Emily Trammel, president of the student council at Murray County High School, said the increased security presence makes her feel “110 percent safe.”
“I see them (sheriff’s deputies) every morning as I walk in,” she said.
“I feel safer,” he said. “I know if something bad were to happen it would be stopped sooner than, say, another school (system). I know someone who wants to do something bad would probably think twice before hitting one of our schools. I know it costs money, but you know, bottom line: the schools are safer.”
Murray County High’s SRO is a man named Ralph Ridley. Ridley, who has had different beats from traffic to patrol, said he had to undergo several weeks of training before stepping into the school setting.
He said he spends most days checking bathrooms, making sure exterior doors are locked and dealing with “minor in comparison stuff” like two girls feuding over a boy. But if someone ever enters the high school poised to kill innocents, Ridley says he knows what to do.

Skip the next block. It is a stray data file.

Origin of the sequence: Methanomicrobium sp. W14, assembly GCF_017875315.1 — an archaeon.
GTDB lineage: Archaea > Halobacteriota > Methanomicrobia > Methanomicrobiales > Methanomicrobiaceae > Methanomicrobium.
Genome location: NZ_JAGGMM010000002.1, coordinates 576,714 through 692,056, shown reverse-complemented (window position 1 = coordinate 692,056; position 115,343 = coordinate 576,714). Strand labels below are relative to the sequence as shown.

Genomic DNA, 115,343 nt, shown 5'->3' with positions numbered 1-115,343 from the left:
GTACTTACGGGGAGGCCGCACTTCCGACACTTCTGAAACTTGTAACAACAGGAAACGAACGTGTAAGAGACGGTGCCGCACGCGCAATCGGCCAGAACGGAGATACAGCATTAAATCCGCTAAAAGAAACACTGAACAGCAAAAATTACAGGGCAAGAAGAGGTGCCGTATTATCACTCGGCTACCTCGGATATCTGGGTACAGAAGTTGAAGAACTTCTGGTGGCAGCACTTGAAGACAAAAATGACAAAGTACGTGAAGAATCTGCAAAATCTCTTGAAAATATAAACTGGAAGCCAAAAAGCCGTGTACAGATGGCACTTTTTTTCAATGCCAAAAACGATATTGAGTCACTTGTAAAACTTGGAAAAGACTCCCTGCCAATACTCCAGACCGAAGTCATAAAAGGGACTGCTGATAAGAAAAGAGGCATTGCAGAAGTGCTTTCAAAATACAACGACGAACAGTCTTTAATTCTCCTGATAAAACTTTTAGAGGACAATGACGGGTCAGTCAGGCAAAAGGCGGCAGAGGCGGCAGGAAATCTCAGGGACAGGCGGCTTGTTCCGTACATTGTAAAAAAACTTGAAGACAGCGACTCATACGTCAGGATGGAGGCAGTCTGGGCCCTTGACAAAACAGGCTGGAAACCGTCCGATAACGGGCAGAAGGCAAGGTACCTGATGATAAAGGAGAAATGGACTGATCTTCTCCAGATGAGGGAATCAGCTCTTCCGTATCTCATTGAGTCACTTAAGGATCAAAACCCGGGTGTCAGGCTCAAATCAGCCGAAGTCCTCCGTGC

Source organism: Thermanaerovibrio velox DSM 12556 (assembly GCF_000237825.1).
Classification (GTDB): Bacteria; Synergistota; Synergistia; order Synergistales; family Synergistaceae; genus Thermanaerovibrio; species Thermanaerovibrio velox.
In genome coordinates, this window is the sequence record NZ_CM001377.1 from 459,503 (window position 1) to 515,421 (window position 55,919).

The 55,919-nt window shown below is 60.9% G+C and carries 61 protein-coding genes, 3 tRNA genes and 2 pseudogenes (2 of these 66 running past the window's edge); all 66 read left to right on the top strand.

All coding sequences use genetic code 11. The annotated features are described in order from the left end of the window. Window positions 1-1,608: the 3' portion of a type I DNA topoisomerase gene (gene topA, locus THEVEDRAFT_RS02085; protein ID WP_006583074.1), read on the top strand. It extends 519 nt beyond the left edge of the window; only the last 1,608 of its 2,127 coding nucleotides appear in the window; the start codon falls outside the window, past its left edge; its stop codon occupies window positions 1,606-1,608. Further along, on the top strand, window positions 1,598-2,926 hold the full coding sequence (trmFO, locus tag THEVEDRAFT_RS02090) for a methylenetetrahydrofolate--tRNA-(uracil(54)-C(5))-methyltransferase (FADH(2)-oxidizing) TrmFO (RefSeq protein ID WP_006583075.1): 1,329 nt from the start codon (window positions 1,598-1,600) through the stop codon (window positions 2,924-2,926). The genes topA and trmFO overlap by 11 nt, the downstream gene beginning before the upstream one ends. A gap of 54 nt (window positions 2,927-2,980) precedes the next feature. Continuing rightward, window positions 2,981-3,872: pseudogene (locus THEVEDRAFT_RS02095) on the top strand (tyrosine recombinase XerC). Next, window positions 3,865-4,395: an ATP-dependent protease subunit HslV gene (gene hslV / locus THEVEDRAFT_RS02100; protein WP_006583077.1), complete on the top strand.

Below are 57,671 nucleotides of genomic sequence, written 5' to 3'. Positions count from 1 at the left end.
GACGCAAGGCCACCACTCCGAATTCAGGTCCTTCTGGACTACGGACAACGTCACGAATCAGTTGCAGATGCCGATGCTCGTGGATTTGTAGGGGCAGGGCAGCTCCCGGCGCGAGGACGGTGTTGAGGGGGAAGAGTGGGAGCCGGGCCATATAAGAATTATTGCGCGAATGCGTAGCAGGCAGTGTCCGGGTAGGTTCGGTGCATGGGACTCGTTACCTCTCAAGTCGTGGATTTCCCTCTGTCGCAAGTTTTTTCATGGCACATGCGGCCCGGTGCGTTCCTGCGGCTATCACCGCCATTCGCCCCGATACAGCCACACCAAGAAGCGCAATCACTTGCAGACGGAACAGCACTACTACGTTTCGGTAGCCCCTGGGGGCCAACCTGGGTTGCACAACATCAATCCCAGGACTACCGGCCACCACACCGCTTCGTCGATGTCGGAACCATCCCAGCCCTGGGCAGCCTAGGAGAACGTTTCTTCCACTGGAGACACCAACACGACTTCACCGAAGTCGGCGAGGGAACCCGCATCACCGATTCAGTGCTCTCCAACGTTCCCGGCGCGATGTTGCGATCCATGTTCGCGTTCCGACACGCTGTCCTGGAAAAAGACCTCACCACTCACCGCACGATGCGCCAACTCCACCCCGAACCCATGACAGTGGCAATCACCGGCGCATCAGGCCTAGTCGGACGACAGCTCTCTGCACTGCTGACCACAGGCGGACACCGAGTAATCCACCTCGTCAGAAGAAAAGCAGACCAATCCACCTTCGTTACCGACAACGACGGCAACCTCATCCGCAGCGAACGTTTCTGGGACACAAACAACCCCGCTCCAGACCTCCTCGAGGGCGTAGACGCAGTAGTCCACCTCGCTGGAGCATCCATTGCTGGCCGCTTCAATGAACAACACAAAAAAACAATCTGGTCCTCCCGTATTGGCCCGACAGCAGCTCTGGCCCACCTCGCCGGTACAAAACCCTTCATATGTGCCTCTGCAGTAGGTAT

“I’d go straight to the threat,” he said. “I don’t stop. I would radio for backup, but I would go to where the threat is to stop mass casualties.”
He typically patrols the halls with a Glock pistol on one side and a radio on another, but if he knew he was facing a well-armed threat — James Holmes of the Aurora, Colo., movie shootings last year was armed with a shotgun and semi-automatic rifle — he would be within “seconds” of better firepower.
That is thanks to a U.S. Department of Defense program that supplies free military surplus equipment to law enforcement agencies. Ridley, along with at least 30 other deputies, received an M16 assault rifle and a 10-gauge shotgun during the summer from the program.
“If I ever got information that there was someone who was armed with an assault rifle, it doesn’t take me that long to get to that M16 and run to the threat,” he said. Both weapons are typically secured in his patrol car, Ridley added.